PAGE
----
Churchill’s standing among Europeans in 1948 was immense, even if the British people had in 1945 chosen to have the fruits of the peace distributed by a Labour government. And his pro-European rhetoric was eloquent and impressive, persuading most of his listeners of Britain’s deep commitment to unity, perhaps at times even himself. Churchill, Hugo Young argued, “remained always a European of highly romantic disposition. His idea of Europe was benign and passionate, informed by the prescience of the historian as well as of the public man. The flaw lay in his description of what Europe was, where its limits lay.” In other words, Churchill was all in favour of Europe and the European idea; he just did not believe that Britain was a part of it, seeing its destiny far more intimately tied with those of “the English-speaking peoples”. As early as 1930 he had written: “We have our own dream and our own task. We are with Europe but not of it. We are linked but not comprised.” This may well be the essential and authentic British position on Europe (or a benign version thereof), the Europhile Edward Heath, who led Britain into the EC in 1973, having been something of an aberration. True, Margaret Thatcher, in her famous speech at Bruges in 1988, told her listeners that Britain’s destiny was “in Europe, as part of the Community” but perhaps this was principally a by-product of her great confidence at the time that she could thoroughly reshape that Community on a new basis of the dominance of British – mercantile and liberal – values.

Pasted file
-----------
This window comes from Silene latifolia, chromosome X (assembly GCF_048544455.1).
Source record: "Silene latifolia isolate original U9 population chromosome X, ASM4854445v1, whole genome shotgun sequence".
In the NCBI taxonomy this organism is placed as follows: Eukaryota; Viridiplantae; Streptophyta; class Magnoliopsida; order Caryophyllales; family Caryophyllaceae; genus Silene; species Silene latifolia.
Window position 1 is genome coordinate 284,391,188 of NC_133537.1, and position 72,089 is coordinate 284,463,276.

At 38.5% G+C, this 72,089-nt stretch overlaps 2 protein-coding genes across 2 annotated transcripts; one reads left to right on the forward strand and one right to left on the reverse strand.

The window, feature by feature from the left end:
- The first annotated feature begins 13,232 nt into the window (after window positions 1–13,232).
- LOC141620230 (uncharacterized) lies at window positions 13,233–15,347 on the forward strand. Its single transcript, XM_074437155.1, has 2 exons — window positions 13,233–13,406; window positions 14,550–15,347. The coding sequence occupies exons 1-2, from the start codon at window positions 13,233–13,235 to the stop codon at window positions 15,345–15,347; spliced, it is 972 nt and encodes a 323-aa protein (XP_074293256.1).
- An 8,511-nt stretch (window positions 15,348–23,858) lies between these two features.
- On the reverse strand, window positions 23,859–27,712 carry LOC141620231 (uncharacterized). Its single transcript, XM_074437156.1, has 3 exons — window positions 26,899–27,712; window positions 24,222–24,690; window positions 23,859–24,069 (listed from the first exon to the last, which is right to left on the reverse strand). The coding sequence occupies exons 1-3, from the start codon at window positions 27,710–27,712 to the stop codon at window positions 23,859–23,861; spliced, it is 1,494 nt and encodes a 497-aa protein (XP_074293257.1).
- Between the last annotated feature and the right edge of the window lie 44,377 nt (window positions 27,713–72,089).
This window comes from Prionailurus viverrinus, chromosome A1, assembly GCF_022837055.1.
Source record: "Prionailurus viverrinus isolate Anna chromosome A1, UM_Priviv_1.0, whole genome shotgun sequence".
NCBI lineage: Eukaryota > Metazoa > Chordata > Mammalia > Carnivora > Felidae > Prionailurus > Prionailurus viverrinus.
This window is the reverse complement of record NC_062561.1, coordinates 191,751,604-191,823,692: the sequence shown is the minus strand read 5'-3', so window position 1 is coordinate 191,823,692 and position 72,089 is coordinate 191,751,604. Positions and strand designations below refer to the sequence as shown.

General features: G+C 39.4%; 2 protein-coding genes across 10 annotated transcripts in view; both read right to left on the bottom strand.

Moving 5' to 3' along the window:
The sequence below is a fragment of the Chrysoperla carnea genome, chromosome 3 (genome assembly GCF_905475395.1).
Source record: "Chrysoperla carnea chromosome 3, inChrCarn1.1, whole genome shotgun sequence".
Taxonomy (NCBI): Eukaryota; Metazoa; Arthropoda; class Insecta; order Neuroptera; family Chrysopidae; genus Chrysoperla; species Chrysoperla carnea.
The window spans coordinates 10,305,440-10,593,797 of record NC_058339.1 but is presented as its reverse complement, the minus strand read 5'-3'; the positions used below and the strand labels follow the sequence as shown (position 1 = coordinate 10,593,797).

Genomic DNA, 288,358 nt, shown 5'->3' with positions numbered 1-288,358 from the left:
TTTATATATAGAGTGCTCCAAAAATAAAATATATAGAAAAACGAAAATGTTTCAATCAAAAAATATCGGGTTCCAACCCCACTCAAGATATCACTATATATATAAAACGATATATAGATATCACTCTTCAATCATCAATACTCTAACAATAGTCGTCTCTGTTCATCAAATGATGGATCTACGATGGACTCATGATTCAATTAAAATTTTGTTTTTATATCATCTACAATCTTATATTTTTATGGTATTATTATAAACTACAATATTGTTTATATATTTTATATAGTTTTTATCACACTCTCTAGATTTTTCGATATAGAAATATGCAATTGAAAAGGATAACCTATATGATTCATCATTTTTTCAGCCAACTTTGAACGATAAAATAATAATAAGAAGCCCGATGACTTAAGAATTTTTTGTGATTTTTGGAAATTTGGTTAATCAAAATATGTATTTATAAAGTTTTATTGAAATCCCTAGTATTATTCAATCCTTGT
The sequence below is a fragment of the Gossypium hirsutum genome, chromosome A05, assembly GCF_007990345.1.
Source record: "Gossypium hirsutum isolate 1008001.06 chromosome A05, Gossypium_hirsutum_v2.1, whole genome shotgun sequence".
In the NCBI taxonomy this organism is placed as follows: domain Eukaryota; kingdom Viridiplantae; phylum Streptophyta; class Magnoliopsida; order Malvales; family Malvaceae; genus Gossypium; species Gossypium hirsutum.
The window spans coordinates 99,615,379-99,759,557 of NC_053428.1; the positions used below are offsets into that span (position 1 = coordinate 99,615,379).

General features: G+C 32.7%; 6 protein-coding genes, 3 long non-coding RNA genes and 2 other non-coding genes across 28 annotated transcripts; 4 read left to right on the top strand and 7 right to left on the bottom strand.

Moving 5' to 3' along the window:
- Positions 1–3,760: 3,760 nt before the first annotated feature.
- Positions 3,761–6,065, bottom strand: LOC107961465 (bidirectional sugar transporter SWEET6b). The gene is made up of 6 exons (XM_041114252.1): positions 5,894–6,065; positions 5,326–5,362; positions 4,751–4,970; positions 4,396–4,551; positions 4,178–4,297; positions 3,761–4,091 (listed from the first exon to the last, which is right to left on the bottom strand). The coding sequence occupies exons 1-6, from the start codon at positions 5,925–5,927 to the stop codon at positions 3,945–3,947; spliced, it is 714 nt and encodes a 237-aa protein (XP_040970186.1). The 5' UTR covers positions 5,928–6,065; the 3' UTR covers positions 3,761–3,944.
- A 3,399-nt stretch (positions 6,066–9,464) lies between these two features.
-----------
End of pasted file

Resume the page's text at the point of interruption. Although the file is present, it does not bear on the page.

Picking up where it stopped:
The ideological tussle at The Hague, which was principally fought out between Sandys and the federalist Denis de Rougemont, was represented by the former as a difference of approach between sensible men and utopian dreamers. The British did not want any undue emphasis on concrete structures or “machinery”, more a meeting of minds, a positive feeling, an alignment of aspirations. This would involve few or no actual commitments but perhaps a lot more meetings and fine-sounding resolutions. In the longer term some of those who at the time suppressed their own doubts for the sake of “unity” came to regret their weakness. The French socialist minister André Philip, active in the European Movement, wrote more than two decades later: “To the degree to which we buried the genuine problems we allowed ourselves to be sidelined by the establishment. In our fight for Europe we did not spill any blood, which is excellent and I am grateful for it, but we spilled too much champagne.”

Somewhat marginalised by the politicking skills of Sandys and the British, Rougemont stepped sideways into the realm of culture, presenting a document on “the responsibilities of the mind in the struggle for peace” that he had edited with the benefit of suggestions from a number of eminent European intellectuals including Raymond Aron, Alberto Moravia, Salvador de Madariaga, Karl Jaspers, TS Eliot and André Malraux. Even in this area, however, Sandys tried to undermine him by setting up a rival committee under British chairmanship. Meanwhile, wrangles continued over the inclusion in the Congress’s communiqués of references to “federation” or “federal union”. In the end Rougemont, blocked from delivering a defining introductory address, did manage to smuggle some of his ideas into the closing “Message aux européens”, not least the appeal to the “forces vives” of Europe (vital forces, that is churches, employers’ and union federations and other corporate bodies and not just political parties). (Interestingly, the message does not seem to have foreseen European decolonisation: the “greatest political and economic organisation of our time” was going to be built “along with the overseas people associated with our destinies”.)